Looking for online resources about art and art history
October 23, 2017 3:01 PM   Subscribe

What are your favorite places on the Internet for art stuff? I’m interested in long reads as well as shorter bits about art, culture, art history, technique, etc. Graphics are a huge plus, but video is not an option for me.

What I would consider ideal would be something like an expanded version of the Art Book, or some omnibus art history text, annotated and divided into chapters I can read on my tablet at lunchtime.

Also ideal would be something like this blog from one of the Sketchbook Skool folks. I’m interested in seeing people’s work and learning about their process, and also learning about historical context and whose footsteps so-and-so is following when they do this thing or that thing.

Cartoon and graphic novel stuff is also interesting, but I’m not here for comics in the style of Marvel. Also not here for manga. Thank you!!
posted by witchen to Media & Arts (5 answers total) 19 users marked this as a favorite
 
The Met's Heilbrunn Timeline is perfect for digestible art history.
posted by EmilyFlew at 3:28 PM on October 23, 2017 [3 favorites]


I really like the critics at both New York Times and The New Yorker, if you can access them through a library subscription or the like. Also,
Smarthistory
DeviantArt
British Museum’s Teaching History through 100 Objects is fascinating
Sister Wendy is great, but will be a lot of video...I’m on mobile so it’s hard for me to find other links to her right now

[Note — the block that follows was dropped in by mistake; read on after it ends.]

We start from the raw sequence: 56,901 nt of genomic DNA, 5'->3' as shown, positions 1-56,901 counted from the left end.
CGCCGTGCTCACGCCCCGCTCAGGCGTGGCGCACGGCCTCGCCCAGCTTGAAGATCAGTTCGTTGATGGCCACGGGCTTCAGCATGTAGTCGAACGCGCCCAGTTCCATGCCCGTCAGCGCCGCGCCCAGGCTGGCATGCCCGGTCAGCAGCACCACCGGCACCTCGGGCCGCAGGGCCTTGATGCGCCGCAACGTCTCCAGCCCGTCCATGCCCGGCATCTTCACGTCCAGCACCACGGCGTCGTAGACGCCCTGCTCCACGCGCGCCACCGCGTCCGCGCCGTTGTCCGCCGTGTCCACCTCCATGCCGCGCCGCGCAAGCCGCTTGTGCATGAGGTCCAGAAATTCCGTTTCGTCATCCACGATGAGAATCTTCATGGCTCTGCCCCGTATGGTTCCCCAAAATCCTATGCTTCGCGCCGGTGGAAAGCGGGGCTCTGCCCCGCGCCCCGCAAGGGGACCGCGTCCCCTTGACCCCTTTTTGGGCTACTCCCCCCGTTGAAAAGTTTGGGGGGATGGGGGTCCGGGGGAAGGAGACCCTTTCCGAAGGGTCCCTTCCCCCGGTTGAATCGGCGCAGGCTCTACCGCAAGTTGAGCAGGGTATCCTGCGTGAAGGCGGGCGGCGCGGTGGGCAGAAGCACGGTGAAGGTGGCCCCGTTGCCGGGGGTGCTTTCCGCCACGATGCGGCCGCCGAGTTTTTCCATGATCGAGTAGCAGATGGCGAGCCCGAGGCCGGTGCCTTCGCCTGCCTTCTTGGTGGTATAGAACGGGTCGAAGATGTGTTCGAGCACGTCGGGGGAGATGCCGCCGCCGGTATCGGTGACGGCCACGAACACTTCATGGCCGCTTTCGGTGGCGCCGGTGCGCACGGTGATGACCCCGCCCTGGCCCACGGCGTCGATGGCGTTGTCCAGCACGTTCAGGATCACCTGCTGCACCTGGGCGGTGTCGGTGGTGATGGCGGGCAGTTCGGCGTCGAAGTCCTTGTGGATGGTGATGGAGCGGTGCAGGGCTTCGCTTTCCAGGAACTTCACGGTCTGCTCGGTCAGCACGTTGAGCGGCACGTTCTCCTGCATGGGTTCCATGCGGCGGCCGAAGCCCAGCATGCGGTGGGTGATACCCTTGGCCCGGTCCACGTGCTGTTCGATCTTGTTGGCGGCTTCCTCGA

I know I could come up with more and better ideas but dealing with an ongoing crisis at the moment...have fun! This is my favorite subject!
posted by Gusaroo at 3:53 PM on October 23, 2017 [1 favorite]


For contemporary art, I'd suggest Colossal, The Jealous Curator, and Hyperallergic.
posted by Wobbuffet at 7:01 PM on October 23, 2017 [1 favorite]


I came to recommend Hyperallergic (especially their weekend link roundups) and the Heilbrunn Timeline of Art History, too.

These might be harder to find and work through in a systematic way, but there is a growing collection of digital catalogues that offer deep dives into portions of museums' collections and digital features that are created to accompany or expand upon exhibitions. For example:

- resources focused on special collections in the Harvard Art Museums

- online catalogues on Asian art (and some more online resources) from the Freer & Sackler Galleries

- free digital publications from the Getty, mostly on ancient Mediterranean art, and catalogues from other U.S. museums published through their Online Scholarly Catalogue Initiative

- an online resource about Jacob Lawrence's Migration Series, created by The Phillips Collection

None of these are really omnibus art history resources on their own, but you can probably find things about other topics that interest you under "collections" or "publications" on other museum sites.

I also enjoy the British Library's Asian and African Studies blog, which often focuses on art historical topics (mostly manuscripts).
posted by Anita Bath at 12:28 AM on October 24, 2017 [1 favorite]


Google Arts & Culture or AKA Google Cultural Institute, which includes the Google Art Project which are super HD scans of various art works.
posted by DarthDuckie at 8:43 PM on October 25, 2017


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